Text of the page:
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Frederick George Coppins
Born (1889-10-25)October 25, 1889
Died March 20, 1963(1963-03-20) (aged 73)
Place of birth Kent, England
Place of death Livermore, California, United States of America
Buried at Chapel of the Chimes columbarium, Oakland, California
Allegiance  United Kingdom
Flag of Canada (1868–1921).svg Canada
Service/branch British Army
Canadian Expeditionary Force
Years of service 1914 - 1919
Rank Corporal
Unit Queen's Own Royal West Kent Regiment
8th (Winnipeg Rifles) Battalion, CEF
Battles/wars First World War
Awards Victoria Cross (UK) ribbon.png Victoria Cross

Frederick George Coppins VC (25 October 1889 – 20 March 1963[1]) was a Canadian recipient of the Victoria Cross, the highest and most prestigious award for gallantry in the face of the enemy that can be awarded to British and Commonwealth forces. He was born in England and served with the Royal West Kent Regiment before the First World War

Details[edit | edit source]

He was 28 years old, and a corporal in the 8th Battalion, Canadian Expeditionary Force[2] during the First World War when the following deed took place for which he was awarded the VC.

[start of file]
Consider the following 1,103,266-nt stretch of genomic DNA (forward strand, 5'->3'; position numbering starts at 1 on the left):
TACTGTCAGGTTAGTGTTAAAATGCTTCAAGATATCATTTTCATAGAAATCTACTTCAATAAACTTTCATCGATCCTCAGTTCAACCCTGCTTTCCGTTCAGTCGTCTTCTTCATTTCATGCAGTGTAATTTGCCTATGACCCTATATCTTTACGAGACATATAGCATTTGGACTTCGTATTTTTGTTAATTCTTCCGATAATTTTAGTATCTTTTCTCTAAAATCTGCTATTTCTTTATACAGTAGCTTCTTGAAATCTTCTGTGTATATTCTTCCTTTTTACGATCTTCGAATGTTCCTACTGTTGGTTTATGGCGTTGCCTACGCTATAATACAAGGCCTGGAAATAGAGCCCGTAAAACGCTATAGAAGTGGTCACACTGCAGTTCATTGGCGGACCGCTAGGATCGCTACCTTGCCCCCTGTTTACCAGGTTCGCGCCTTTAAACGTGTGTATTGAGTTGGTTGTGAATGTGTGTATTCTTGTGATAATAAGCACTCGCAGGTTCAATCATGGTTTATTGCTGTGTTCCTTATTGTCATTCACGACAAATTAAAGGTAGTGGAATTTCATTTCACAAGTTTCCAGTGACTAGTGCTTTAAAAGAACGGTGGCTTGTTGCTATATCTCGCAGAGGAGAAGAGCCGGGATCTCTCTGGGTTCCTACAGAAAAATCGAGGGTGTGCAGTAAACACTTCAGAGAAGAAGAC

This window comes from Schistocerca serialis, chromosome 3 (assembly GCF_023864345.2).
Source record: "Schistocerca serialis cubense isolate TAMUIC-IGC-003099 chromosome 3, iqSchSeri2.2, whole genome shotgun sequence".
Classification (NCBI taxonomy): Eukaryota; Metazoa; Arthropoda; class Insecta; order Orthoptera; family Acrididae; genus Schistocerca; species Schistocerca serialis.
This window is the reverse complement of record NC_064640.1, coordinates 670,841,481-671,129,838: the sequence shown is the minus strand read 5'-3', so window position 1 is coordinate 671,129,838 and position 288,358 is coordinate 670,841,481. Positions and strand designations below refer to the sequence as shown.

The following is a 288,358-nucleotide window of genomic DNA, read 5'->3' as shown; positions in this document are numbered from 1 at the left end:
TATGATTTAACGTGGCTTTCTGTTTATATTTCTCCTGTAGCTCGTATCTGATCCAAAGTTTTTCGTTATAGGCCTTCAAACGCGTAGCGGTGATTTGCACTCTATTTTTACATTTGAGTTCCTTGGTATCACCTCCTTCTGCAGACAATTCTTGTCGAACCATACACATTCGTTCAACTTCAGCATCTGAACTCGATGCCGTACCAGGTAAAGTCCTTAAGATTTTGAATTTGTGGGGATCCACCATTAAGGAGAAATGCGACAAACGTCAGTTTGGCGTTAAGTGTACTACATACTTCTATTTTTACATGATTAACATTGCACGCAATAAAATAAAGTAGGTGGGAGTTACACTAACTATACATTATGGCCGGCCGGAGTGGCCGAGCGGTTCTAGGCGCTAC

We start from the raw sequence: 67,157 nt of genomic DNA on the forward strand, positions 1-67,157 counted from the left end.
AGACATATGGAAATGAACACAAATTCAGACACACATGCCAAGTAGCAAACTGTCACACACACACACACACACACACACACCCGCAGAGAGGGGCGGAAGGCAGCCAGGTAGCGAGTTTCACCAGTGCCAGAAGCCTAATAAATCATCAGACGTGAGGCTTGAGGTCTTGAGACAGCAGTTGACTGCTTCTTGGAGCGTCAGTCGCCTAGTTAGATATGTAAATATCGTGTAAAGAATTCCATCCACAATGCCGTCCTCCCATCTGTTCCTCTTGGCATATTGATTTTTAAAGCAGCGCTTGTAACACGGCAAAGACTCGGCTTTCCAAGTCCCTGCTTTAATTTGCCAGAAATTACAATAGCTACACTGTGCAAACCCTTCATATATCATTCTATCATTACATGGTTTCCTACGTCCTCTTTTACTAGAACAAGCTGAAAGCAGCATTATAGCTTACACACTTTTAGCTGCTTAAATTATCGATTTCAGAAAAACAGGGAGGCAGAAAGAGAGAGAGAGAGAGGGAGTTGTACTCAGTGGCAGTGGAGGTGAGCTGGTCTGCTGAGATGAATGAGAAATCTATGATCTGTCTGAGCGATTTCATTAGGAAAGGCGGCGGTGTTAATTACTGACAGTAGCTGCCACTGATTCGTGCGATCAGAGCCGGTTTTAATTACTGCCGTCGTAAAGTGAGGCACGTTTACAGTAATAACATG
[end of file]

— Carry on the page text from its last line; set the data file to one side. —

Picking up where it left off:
On 9 August 1918 at Hackett Woods, near Amiens, France, Corporal Coppins' platoon came unexpectedly under fire of numerous machine-guns. It was not possible to advance or retire and there was no cover. Corporal Coppins, calling on four men to follow him, leapt forward in the face of intense machine-gun fire and rushed straight for the guns. The four men with him were killed and he was wounded, but going on alone, he killed the operator of the first gun and three of the crew and took four prisoners. Despite his wound, he then continued with his platoon to the final objective.

Later life[edit | edit source]

After the war, he enlisted as a special constable during the Winnipeg General Strike where he was injured. A record exists for his enlistment in World War II at Angel's Camp Calaveras Co. California aged 50 but it is unknown what role he played. He later moved to California where he died. He is interred at the Chapel of the Chimes columbarium in Oakland, California.[3] Coppins' medals are located in a collection at the Royal Winnipeg Rifles Museum, Winnipeg, Manitoba.

References[edit | edit source]

External links[edit | edit source]

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